Thursday, April 14, 2011

Recipe #262: Mesquite Dry Spice Rub

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I'll admit that I'm not a huge fan of smoky tasting (i.e., hickory-smoked or chipotle flavored) foods or preparations, with one major exception: mesquite seasoning. :) Mesquite barbequed chicken can be really good, and, although I rarely have them, I also enjoy mesquite BBQ flavored potato chips. ;)

The good news is that I've discovered a new way to enjoy mesquite BBQ flavored chips without the pangs of remorse that follow ;) -- i.e., by baking my own mesquite-flavored kale chips, which undoubtedly are lot lower in calories and fat than store bought potato chips. In fact, I just baked a batch of these kale chips today. :) (And yes, there'll be a recipe to follow. :) ) If you can't tell, I've created this spice mix recipe expressly created for this purpose, although I'm posting it as a separate recipe here, in case people would like to use it for other dishes as well.

Please note that if you're going to make this recipe into a BBQ sauce/marinade, you'll want to add a few other ingredients first before using it, namely some lemon juice &/or vinegar, soy sauce, Worcestershire sauce, a few drops of olive oil, and some tomato paste. Plus, this way, you'll also be able to substitute honey for the palm sugar or jaggery (a combination of unrefined "evaporated" cane and palm sugar) in the below recipe.

Most people know that I try to avoid using refined sugar as a recipe ingredient here on this blog (and also in my daily cooking & eating) whenever possible. Even though jaggery and palm sugar have a lot less refined sugar content than regular sugar, I only used it as an ingredient in the below spice rub, because it's purpose was primarily for dry applications, like mesquite BBQ kale chips and other similar snacks. Honey won't work as an alternative in this instance, since the chips have to be as dry as possible when baked; the chips need to bake, not steam. ;)

As anyone who's ever tried this seasoning before surely knows, mesquite is supposed to be smoky, salty, spicy, and just a little bit sweet.

I didn't want to resort to using dry, powdered artificial sugar substitutes or "natural" ones like stevia, both of which have possible health safety issues (including potential cancer risks and a whole host of other problems). [The FDA has gone back and forth on their position on stevia, initially banning it and then later permitting it as a food additive, even though there are only 12 countries that currently allow it past their borders. (Gee, do such limited numbers set off any warning bells in your head?! ;) ). The "Big Food" lobby began putting on the pressure on the powers that be in our nation's fair, shinning capitol, and the FDA caved to the political pressure. However, that's a whole other discussion for another time. Don't even get me started on that topic -- i.e., the whole Montsanto debacle, etc. -- or we'll be here all day. ;) ] The bottom line is this: I don't know about you, but I'd rather not take these kinds of chances and play "Russian Roulette" with my health. ;) I'll stick to all-natural, whole foods that aren't such a big scary question mark, thank you very much. :)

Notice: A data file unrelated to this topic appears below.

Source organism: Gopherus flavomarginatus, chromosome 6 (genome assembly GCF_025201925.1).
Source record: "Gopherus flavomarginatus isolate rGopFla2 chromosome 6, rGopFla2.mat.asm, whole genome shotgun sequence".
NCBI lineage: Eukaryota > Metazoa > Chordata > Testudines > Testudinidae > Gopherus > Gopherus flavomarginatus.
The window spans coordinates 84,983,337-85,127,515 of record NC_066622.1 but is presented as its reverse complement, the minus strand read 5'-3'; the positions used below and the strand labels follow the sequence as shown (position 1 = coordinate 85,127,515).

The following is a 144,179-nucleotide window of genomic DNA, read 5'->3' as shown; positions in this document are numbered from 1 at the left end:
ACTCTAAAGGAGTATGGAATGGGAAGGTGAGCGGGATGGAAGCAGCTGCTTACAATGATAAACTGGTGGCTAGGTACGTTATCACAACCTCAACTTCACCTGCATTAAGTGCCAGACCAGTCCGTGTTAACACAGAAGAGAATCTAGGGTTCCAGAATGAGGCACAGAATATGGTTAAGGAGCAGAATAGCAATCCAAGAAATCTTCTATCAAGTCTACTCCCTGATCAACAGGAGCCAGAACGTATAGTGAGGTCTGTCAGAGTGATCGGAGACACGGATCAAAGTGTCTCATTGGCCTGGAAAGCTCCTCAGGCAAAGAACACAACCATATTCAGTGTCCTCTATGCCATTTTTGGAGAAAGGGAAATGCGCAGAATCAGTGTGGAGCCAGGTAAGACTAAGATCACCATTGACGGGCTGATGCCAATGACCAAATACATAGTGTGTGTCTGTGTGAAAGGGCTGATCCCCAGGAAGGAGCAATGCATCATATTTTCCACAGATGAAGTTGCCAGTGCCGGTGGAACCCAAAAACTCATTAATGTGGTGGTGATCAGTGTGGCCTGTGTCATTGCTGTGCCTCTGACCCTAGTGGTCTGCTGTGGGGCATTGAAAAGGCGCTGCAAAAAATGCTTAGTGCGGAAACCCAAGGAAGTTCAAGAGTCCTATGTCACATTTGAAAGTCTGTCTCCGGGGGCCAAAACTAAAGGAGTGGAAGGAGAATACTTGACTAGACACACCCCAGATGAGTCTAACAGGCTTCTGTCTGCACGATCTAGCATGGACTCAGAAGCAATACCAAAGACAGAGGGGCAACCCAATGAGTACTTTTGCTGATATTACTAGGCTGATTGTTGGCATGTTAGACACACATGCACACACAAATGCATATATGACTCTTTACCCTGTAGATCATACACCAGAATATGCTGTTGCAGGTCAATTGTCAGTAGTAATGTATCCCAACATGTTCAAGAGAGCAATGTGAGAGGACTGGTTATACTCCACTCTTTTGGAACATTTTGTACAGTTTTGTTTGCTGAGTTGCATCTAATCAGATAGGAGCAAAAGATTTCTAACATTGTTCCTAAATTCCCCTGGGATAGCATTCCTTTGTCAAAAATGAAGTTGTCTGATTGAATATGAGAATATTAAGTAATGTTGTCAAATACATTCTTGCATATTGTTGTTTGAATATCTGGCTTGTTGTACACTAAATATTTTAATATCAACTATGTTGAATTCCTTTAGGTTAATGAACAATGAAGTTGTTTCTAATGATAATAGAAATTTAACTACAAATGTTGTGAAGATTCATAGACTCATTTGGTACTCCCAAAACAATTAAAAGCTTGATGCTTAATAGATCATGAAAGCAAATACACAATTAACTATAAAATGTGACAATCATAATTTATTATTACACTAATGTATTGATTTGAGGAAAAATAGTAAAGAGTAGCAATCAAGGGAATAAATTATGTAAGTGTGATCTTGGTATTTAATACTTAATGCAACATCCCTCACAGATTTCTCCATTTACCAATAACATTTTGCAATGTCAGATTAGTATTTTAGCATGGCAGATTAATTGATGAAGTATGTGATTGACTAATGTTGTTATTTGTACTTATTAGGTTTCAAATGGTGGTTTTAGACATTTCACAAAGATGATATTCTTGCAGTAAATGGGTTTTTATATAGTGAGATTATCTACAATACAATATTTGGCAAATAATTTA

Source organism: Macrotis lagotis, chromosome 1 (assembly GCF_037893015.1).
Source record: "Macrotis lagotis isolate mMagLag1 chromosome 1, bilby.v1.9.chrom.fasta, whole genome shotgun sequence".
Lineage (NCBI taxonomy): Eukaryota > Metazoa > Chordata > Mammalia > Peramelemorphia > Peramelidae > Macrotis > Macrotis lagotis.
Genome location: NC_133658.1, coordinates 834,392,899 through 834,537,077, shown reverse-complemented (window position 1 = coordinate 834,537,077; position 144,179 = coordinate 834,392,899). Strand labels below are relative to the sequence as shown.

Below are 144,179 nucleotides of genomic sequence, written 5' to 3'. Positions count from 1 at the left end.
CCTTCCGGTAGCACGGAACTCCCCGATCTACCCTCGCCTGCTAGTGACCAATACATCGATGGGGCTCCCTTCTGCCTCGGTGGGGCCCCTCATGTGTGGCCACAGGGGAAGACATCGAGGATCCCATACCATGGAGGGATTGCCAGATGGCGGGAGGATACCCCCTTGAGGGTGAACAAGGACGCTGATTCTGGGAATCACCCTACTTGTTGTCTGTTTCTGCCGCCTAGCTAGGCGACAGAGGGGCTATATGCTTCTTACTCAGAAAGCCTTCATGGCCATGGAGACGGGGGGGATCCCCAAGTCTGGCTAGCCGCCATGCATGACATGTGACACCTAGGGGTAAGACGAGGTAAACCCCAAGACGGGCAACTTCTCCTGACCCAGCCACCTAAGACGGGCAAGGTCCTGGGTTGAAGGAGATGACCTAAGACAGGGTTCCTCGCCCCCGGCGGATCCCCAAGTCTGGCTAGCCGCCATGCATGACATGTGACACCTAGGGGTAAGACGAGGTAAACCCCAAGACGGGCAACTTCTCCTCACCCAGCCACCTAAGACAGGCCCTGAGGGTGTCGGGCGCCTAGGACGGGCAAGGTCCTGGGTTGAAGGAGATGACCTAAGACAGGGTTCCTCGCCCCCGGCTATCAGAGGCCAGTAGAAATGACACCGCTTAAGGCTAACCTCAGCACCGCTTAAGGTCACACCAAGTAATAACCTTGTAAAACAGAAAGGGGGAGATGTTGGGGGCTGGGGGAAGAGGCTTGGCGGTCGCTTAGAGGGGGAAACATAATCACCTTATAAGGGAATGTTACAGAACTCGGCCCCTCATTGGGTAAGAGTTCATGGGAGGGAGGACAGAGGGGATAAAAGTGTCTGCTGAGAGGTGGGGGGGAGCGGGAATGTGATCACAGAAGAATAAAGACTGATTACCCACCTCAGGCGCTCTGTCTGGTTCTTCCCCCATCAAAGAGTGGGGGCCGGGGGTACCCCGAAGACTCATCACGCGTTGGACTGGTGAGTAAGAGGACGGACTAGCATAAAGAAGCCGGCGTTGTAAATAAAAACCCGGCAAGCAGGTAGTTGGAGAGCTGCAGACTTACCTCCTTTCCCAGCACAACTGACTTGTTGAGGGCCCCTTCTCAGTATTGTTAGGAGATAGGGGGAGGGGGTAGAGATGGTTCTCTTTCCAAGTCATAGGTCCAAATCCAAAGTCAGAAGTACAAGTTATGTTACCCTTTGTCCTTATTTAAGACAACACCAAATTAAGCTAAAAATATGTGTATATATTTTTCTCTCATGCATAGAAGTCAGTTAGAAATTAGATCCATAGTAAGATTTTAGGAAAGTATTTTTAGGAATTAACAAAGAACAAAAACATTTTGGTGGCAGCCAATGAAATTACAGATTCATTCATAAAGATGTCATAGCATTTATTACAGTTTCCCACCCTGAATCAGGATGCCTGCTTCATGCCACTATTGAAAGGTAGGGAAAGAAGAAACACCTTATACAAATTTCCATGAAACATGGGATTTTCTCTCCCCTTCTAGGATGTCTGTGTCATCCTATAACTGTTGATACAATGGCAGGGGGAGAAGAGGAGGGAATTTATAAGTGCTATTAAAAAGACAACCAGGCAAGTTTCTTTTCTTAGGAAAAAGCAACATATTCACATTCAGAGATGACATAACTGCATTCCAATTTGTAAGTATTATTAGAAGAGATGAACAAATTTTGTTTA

Technically, this recipe isn't really "mesquite" flavored, per se, as it wasn't prepared using mesquite wood, which isn't exactly an easy thing to find locally, although you could always order it online. ;) However, it does approximate the mesquite BBQ flavor, and could potentially be made on mesquite wood-fired grill, if you're lucky enough to have access to these sorts of materials and equipment.

Mesquite Dry Spice Rub
1 Tbsp. paprika
1 tsp. cumin powder
1/2 tsp. garlic powder
1/2 tsp. onion powder
1/2 tsp. ground chipotle pepper
1/2 tsp. tomato powder (if you can find it - optional)
1/2 tsp. dried, crushed rosemary leaves
1/2 tsp. dried marjoram leaves
1/4 tsp. dried sage leaves
1/8 tsp. ground black pepper
1/8 tsp. ground (dry) mustard
1 tsp. (dry) palm sugar or jaggery* (if unavailable, use brown sugar as a last resort)

Directions: Blend all ingredients together in a small bowl & transfer to an airtight, glass container. (Glass keeps spices better than plastic & won't react with the spices like plastic does.) Store in a dark, cool place.

Yield: Makes 2 Tbsp. + 1 tsp. (This is probably enough for a small chicken or a 3.5 qt. batch of  oven-baked kale chips.)

Chef's Notes: *Palm sugar or jaggery can be found in an international market carrying Asian/Indian products.

I didn't add salt to the above recipe, although if you're going to be using this spice rub as part of the aforementioned mesquite sauce/marinade, the soy and Worcestershire sauces will probably provide enough salt to suffice.

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